J Plast Reconstr Aesthet Surg
OBJECTIVES: Although postmastectomy radiation therapy (PMRT) has been shown to reduce breast cancer burden and improve survival, PMRT may negatively influence outcomes after reconstruction. The goal of this study was to compare current opinions of plastic and reconstructive surgeons (PRS) and surgical oncologists (SO) regarding the optimal timing of breast reconstruction for patients requiring PMRT. METHODS: Members of the American Society of Plastic Surgeons (ASPS), the American Society of Breast Surgeons (ASBS), and the Society of Surgical Oncology (SSO) were asked to participate in an anonymous web-based survey. Responses were solicited in accordance to the Dillman method, and they were analyzed using standard descriptive statistics. RESULTS: A total of 330 members of the ASPS and 348 members of the ASBS and SSO participated in our survey. PRS and SO differed in patient-payor mix (p < 0.01) and practice setting (p < 0.01), but they did not differ by urban versus rural setting (p = 0.65) or geographic location (p = 0.30). Although PRS favored immediate reconstruction versus SO, overall timing did not significantly differ between the two specialists (p = 0.14). The primary rationale behind delayed breast reconstruction differed significantly between PRS and SO (p < 0.01), with more PRS believing that the reconstructive outcome is significantly and adversely affected by radiation. Both PRS and SO cited "patient-driven desire to have immediate reconstruction" (p = 0.86) as the primary motivation for immediate reconstruction. CONCLUSIONS: Although the optimal timing of reconstruction is controversial between PRS and SO, our study suggests that the timing of reconstruction in PMRT patients is ultimately driven by patient preferences and the desire of PRS to optimize aesthetic outcomes.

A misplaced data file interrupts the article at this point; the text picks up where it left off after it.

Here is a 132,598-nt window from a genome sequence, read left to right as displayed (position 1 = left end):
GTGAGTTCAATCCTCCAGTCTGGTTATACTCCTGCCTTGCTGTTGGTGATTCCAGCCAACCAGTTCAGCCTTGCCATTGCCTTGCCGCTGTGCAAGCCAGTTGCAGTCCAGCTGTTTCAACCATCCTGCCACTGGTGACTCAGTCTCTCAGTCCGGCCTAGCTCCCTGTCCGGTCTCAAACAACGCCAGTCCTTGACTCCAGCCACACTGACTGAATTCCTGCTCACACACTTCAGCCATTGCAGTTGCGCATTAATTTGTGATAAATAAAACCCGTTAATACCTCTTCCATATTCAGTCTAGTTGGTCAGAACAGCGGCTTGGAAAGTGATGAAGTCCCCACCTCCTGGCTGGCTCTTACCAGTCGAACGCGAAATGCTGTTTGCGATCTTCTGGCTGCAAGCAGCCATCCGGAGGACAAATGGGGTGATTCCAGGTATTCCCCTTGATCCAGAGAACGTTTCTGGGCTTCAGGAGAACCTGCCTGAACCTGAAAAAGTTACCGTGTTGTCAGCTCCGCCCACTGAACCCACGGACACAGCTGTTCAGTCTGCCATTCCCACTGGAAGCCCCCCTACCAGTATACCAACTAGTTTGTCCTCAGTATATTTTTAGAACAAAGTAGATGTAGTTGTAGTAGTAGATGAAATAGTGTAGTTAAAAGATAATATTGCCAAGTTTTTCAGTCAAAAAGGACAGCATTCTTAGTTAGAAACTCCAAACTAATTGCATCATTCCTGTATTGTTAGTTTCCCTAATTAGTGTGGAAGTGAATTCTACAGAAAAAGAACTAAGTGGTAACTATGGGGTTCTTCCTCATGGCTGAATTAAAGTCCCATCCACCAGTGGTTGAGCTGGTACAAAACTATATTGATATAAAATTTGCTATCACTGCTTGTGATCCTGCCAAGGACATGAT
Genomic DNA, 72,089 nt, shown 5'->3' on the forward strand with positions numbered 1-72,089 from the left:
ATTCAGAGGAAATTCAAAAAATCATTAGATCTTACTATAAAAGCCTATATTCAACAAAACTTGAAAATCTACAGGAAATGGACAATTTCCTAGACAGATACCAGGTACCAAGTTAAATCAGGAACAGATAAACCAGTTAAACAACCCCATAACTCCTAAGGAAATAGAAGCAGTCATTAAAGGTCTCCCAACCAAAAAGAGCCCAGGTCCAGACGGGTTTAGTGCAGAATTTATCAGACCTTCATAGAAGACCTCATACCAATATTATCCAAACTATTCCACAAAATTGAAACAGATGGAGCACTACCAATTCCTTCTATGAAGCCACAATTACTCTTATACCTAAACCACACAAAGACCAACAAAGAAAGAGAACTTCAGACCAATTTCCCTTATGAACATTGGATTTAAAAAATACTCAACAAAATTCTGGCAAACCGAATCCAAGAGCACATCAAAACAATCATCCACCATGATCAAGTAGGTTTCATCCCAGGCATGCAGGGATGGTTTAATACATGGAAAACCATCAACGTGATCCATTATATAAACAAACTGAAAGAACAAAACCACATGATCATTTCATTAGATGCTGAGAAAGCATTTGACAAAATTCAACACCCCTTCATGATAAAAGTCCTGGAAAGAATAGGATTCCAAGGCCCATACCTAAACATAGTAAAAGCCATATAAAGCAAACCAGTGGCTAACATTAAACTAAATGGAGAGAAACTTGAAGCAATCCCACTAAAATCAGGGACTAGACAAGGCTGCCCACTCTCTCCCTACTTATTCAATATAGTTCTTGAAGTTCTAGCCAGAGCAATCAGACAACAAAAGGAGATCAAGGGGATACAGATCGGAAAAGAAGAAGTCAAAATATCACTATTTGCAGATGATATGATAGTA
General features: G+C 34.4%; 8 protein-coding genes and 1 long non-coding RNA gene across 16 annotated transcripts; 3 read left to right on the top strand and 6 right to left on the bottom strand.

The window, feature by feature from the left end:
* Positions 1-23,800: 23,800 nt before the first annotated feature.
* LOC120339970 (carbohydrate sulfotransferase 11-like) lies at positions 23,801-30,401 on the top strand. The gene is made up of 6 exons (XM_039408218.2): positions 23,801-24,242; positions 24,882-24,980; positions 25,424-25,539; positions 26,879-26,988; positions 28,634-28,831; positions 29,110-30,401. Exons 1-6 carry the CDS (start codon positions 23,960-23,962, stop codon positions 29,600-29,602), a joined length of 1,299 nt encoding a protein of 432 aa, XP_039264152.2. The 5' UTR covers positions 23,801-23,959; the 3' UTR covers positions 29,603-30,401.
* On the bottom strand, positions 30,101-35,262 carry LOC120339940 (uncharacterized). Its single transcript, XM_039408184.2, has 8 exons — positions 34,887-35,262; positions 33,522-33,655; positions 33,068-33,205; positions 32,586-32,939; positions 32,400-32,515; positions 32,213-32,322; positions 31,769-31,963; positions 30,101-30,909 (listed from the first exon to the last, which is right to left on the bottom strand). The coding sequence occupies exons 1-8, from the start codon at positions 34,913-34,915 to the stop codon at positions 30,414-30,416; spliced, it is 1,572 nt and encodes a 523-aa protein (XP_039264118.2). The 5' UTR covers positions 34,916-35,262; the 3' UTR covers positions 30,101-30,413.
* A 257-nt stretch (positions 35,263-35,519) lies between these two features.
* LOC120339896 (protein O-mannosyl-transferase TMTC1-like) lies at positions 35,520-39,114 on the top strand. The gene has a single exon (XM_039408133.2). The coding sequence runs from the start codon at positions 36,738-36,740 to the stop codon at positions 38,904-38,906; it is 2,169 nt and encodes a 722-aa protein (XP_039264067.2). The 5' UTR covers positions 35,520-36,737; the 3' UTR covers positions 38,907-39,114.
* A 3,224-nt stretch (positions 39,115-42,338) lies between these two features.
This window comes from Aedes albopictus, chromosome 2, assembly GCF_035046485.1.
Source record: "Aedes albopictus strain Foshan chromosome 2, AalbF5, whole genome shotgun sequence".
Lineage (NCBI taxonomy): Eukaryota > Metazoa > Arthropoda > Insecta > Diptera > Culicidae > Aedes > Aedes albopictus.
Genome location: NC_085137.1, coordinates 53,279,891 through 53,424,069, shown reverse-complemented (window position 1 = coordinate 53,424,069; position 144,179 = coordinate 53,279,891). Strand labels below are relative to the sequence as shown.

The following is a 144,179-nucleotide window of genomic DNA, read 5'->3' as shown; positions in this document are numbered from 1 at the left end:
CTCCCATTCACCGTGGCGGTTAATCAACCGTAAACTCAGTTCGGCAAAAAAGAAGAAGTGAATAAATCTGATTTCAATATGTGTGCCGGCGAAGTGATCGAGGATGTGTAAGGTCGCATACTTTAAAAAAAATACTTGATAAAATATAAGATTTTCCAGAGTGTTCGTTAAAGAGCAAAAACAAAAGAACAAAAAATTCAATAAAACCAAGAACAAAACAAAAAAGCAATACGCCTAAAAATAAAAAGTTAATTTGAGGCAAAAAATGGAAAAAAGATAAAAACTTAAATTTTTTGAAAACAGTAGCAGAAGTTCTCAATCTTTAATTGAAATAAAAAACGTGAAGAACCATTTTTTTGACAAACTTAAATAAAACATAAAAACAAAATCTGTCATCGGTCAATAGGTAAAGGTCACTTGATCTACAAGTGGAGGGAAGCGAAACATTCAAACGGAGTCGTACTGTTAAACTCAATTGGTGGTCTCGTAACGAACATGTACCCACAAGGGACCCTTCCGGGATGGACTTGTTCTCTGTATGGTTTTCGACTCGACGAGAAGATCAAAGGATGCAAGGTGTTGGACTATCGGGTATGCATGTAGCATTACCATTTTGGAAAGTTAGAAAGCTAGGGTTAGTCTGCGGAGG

School of Medicine